Review of 'Mirai'

mirai.jpg Four-year old Kun (voiced by Moka Kamishiraishi) is coming to grips with the arrival of a new addition to his family: A sister named Mirai. Burning with jealousy now he has to share his parent's attention he experiences fantastic visions while in the small garden of their house where family members from different eras visit to help him understand more about life. His first experience is when his dog is transformed into a young man full of energy but later he meets Mirai as a young lady (voiced by Haru Kuroki) and his great-grandfather as a motorcycle mechanic after the second world war.

I saw this as part of the London Film Festival where we had a recorded introduction by the director Hamoru Hosoda who explained that this is a story about history, our role in it and how it repeats with the film, by the end, resolving many of the mysteries it contains. He entreats us to channel our inner 4-year old and watch it through their eyes but I have to say I think this, perhaps, is a bit misguided as although most of the story is through Kun's eyes some of the topics are very mature as we experience the changes to the lives of his two parents (indeed, there is a particular scene towards the end with dead bodies in the war that may trouble younger viewers). There are many amusing child-like moments here such as when the human version of the dog, the older child Mirai and Kun are attempting to put some dolls away (to avoid unhappiness later in Mirai's life) where they have to sneak around beneath the nose of Kun's father as he works on his computer.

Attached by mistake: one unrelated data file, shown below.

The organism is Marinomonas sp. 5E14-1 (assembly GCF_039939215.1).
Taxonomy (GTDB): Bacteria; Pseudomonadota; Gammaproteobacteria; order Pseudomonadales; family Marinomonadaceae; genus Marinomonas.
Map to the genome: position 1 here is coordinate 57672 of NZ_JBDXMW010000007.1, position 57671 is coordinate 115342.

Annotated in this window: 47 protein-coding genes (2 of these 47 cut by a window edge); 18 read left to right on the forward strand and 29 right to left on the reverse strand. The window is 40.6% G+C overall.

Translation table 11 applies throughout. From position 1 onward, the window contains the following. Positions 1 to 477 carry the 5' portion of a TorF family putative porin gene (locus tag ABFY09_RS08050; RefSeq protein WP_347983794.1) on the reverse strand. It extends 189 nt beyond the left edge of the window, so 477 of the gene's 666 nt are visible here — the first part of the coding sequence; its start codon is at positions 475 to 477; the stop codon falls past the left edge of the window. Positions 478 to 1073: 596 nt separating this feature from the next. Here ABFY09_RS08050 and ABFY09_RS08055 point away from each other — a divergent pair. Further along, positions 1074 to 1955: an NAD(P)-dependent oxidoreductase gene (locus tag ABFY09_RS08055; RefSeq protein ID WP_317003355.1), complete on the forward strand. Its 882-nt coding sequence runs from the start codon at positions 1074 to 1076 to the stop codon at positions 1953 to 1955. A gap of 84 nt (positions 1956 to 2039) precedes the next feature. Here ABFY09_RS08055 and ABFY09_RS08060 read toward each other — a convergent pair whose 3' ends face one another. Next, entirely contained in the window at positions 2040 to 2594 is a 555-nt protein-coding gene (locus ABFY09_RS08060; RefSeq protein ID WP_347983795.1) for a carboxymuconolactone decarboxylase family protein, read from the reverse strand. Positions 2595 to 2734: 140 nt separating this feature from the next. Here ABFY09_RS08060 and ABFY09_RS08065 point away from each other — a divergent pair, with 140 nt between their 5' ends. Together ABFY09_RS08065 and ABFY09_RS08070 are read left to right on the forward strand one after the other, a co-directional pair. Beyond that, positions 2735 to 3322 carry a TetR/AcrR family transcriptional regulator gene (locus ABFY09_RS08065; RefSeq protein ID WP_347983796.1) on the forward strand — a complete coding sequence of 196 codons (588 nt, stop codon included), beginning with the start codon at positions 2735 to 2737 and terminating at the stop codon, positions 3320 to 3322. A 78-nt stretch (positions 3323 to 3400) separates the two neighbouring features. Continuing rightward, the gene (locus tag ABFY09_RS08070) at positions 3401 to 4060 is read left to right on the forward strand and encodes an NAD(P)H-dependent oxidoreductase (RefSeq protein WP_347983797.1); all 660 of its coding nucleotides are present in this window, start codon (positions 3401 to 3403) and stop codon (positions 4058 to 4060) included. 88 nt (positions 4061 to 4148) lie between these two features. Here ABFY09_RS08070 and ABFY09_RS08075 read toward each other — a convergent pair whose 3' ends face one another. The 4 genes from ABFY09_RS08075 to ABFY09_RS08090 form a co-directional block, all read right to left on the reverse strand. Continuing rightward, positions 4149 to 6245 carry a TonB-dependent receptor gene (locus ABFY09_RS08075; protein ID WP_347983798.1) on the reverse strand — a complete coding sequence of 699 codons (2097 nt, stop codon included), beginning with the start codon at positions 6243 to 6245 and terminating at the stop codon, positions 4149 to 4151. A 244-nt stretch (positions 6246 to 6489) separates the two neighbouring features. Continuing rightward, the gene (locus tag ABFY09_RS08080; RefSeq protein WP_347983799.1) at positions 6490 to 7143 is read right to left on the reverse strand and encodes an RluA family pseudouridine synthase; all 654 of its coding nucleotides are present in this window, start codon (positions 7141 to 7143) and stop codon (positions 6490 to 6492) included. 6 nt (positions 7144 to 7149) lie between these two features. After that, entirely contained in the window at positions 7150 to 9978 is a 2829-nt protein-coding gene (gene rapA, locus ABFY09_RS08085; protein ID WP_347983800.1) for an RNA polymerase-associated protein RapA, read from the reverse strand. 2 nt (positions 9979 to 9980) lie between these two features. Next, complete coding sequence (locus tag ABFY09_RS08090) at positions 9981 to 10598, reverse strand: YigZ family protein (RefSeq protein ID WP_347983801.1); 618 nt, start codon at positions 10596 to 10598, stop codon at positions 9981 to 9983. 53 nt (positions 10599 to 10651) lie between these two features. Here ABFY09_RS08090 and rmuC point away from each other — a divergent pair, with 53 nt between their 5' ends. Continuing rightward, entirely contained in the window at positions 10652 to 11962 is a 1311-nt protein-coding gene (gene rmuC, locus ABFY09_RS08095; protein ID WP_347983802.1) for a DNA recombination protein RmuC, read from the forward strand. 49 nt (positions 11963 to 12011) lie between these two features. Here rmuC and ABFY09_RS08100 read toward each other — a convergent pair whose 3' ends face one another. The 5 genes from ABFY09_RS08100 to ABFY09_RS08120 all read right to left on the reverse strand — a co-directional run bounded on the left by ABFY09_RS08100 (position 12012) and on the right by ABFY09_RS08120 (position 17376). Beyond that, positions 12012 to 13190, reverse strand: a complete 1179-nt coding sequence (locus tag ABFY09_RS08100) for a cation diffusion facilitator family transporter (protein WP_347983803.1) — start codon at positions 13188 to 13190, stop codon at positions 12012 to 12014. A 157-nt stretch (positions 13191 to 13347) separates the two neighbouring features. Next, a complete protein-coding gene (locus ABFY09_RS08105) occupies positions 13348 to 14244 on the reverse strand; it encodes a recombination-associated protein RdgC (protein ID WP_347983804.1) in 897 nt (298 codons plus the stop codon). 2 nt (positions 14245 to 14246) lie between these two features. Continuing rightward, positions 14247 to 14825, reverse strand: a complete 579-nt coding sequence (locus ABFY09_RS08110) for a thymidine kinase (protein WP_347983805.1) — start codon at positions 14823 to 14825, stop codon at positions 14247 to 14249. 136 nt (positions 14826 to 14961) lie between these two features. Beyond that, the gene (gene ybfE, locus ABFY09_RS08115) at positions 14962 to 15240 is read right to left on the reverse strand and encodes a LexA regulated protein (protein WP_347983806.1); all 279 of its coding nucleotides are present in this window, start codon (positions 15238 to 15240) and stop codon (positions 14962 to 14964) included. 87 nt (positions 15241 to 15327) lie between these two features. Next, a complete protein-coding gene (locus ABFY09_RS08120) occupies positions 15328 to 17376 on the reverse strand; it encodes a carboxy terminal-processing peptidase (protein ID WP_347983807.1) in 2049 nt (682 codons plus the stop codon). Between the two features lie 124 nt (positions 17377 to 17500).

The animation here is absolutely incredible with the hyper-realism of the landscape but still with anime-style human characters inhabiting it (large eyes, exaggerated expressions, etc). Much of the action takes place in Kun's house which itself plays a central role to the story with rooms on four different levels on an incline with floor-to-ceiling windows allowing you, as a young child, to see throughout the house (Kun's father is an architect). The animation turns to the fantastic only, of course, in Kun's visions and then all bets are off (his trip to a busy Tokyo train station is absolutely incredible).

I am not entirely sure who this film would appeal to but we are certainly talking about high-quality Japanese animation from a master director. Perhaps sit back and take it all in for what it is, not reading too much into it. Yes, perhaps, see it as a four-year old tempered with the understanding of someone older. If you watch it with younger people it may be a good idea to be around to answer any questions that it might raise for them…

Rating: “Nearly perfect, but not quite”

Review Date: 2018-10-13

Directed by: Mamoru Hosoda

Studio: Dentsu

Year: 2018

Length: 98 minutes

Genre: Japanese Animation

Other reviewed films by Mamoru Hosoda: